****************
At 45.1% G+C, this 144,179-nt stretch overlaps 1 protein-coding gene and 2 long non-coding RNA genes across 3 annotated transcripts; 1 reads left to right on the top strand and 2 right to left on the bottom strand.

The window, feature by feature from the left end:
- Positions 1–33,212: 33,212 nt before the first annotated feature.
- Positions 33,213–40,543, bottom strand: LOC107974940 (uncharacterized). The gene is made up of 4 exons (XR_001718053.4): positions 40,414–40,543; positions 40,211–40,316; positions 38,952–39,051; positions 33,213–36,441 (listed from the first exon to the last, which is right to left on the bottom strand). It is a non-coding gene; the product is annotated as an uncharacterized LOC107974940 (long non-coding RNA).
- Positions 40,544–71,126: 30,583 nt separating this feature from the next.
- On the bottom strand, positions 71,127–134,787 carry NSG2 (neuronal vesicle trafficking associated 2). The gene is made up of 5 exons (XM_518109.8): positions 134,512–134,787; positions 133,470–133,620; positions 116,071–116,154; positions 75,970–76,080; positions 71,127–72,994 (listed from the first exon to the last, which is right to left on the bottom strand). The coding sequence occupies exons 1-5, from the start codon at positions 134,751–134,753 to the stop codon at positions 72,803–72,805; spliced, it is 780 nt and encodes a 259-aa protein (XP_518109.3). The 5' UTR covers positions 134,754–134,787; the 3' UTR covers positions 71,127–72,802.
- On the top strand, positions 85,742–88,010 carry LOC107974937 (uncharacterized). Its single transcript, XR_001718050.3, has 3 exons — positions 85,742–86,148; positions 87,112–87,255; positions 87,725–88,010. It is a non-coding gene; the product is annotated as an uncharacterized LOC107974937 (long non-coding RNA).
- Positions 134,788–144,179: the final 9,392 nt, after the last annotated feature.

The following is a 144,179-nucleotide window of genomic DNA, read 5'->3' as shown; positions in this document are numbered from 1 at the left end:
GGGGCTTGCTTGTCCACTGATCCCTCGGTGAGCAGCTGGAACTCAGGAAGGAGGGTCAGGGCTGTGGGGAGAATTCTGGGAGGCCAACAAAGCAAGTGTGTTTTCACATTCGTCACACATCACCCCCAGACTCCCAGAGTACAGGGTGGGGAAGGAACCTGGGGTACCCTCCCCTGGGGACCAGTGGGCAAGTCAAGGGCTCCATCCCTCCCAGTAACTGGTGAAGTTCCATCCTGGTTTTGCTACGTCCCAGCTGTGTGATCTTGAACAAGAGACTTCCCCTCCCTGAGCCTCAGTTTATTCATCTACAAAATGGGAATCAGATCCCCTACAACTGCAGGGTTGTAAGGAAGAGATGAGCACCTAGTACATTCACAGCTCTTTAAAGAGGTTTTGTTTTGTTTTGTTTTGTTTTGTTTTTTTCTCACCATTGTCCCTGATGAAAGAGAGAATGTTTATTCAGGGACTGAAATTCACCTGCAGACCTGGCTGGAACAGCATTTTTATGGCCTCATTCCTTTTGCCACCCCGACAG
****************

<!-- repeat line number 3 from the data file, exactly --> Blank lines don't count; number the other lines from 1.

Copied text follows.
- Positions 1–33,212: 33,212 nt before the first annotated feature.